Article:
There is a rare hallucination that makes you see tiny people, and no one knows why
In all its dazzling complexity, the human brain can indeed produce remarkable experiences. For some, it means hallucinations of tiny people, rushing in front of their eyes.
Hallucinations of little humans can be entertaining or terrifying depending on who you ask, and accounts of these “microoptical” or “Lilliputian” visions are rather rare in the scientific literature. In fact, few researchers have tried to figure out what is behind these strange experiences in the first place.
What are Lilliputian hallucinations?
In the early 1900s, French psychiatrist Raoul Leroy became interested in sightings of human figures comparable to the tiny inhabitants of Lilliput in Jonathan Swift’s famous 1726 novel, Gulliver’s travels. For him, it was a mystery of the mind, which begs for a scientific explanation.
“Such hallucinations exist outside of any micropsy, whereas the patient has a normal conception of the size of the objects which surround him, the micropsy bearing only on the hallucination”, writes Leroy in the introduction of a specific case.
“They sometimes occur on their own, sometimes accompanied by other psycho-sensory disorders.”
The small handful of cases Leroy curated were remarkably diverse, although in general he noted that the visions were vividly dressed, very mobile, and most importantly affable. Sometimes the observations involved individual characters, although most patients reported them appearing in groups, interacting with the material world as if they were really present, climbing on chairs, crawling under doorways and respecting the attraction of gravity.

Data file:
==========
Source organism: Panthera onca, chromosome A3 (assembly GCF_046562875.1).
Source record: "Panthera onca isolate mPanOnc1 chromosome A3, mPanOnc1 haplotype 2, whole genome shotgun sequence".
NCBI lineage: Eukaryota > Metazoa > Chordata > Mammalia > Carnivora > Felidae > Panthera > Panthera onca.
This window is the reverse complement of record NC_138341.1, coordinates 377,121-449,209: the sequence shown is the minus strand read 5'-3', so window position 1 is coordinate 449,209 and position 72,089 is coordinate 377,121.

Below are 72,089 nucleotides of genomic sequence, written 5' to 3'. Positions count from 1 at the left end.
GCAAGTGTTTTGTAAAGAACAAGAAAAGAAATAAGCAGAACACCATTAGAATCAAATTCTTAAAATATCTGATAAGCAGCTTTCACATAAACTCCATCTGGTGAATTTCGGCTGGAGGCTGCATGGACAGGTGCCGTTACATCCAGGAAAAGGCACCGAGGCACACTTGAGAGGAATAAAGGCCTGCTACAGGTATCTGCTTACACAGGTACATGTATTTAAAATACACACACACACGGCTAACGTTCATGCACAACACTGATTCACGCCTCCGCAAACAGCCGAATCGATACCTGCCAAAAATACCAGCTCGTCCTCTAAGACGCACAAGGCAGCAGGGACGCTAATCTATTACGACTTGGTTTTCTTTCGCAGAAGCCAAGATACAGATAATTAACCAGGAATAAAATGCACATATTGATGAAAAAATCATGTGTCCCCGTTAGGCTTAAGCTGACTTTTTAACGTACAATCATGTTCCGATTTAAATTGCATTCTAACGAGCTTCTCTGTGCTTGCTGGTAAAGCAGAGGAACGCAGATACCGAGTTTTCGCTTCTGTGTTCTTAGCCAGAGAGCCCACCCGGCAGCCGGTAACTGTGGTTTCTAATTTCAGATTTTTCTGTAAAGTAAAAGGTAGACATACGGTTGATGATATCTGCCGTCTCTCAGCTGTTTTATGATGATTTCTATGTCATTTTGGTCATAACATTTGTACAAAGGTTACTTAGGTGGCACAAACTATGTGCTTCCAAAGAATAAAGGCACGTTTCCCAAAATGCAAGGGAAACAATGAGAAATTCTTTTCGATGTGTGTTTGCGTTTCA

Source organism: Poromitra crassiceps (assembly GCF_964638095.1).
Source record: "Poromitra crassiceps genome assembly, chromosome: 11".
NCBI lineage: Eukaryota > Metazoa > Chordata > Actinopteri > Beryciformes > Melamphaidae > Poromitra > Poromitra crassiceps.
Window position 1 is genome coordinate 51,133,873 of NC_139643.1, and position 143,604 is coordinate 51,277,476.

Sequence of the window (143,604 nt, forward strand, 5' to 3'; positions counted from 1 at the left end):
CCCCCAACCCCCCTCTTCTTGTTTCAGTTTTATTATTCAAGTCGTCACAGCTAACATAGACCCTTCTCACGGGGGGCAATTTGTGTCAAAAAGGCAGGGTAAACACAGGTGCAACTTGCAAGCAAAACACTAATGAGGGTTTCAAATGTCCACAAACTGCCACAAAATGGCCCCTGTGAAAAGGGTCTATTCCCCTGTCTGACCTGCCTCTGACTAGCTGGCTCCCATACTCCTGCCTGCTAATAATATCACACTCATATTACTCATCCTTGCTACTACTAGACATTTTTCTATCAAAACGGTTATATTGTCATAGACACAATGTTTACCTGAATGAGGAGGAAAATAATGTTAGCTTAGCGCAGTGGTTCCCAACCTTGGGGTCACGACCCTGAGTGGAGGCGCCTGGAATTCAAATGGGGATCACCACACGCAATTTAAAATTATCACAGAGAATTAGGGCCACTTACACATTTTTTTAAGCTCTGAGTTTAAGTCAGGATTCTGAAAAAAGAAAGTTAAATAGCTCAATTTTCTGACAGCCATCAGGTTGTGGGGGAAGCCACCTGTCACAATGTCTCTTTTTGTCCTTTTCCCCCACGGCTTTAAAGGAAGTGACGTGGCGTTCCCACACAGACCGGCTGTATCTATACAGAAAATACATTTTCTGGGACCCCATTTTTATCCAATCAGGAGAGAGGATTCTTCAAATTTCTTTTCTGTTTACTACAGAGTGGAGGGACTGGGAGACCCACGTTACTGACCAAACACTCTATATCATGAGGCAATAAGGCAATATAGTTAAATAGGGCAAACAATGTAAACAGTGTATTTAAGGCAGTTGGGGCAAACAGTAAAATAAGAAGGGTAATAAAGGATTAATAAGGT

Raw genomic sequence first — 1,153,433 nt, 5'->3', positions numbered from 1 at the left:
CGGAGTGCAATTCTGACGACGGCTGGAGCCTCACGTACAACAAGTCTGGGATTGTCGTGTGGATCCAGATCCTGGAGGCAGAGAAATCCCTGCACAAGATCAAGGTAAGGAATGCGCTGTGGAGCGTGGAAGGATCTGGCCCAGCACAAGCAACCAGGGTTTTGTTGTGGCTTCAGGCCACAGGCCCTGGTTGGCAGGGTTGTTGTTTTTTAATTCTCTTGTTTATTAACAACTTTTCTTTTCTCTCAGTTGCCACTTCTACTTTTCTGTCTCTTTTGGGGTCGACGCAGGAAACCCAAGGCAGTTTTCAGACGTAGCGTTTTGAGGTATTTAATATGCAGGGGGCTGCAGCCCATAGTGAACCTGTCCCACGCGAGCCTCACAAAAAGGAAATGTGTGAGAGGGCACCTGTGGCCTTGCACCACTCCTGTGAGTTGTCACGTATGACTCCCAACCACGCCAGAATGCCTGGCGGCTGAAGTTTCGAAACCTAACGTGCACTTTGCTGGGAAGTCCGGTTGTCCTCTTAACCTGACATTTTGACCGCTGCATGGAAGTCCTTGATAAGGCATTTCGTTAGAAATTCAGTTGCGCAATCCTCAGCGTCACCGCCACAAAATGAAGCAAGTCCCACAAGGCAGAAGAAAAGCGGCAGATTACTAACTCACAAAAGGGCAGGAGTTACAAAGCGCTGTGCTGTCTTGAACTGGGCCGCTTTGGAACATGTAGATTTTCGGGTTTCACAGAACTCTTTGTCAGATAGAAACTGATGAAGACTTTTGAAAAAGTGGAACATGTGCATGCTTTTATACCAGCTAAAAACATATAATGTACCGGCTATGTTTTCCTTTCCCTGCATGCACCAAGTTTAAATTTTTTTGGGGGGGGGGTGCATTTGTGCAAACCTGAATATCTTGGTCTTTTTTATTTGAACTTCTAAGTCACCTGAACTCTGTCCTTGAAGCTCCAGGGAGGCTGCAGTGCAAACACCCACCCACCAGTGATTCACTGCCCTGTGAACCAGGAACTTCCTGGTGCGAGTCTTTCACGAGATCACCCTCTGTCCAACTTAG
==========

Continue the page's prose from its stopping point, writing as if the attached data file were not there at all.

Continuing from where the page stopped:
Not all experiences were so benign. In one study, Leroy reported a 50-year-old woman with chronic alcoholism who claimed to have seen two men “as big as a finger”, dressed in blue and smoking a pipe, sitting high on a telegraph wire. Watching, the patient claimed to have heard a voice threatening to kill her, at which point the vision disappeared and the patient ran away.
“In my previous communication to the Medico-Psychic Society, I said that these hallucinations had a rather pleasant character, the patient looking at them with as much surprise as with pleasure”, remarks Leroy.
“Here, as in the case of Messrs. Bourneville and Bricon [two other cases], the appearance caused a feeling of dread. “
What we might dismiss as mere delusions that Leroy interpreted as possible symptoms of mental illness, worthy of classification so that doctors could find better ways to diagnose and even treat the illness.
Influenced by Leroy’s work, some psychologists try to explain the phenomenon. The accounts were for the most part limited to unverifiable hypotheses involving the mysterious functioning of the midbrain, or some kind of Freudian regression.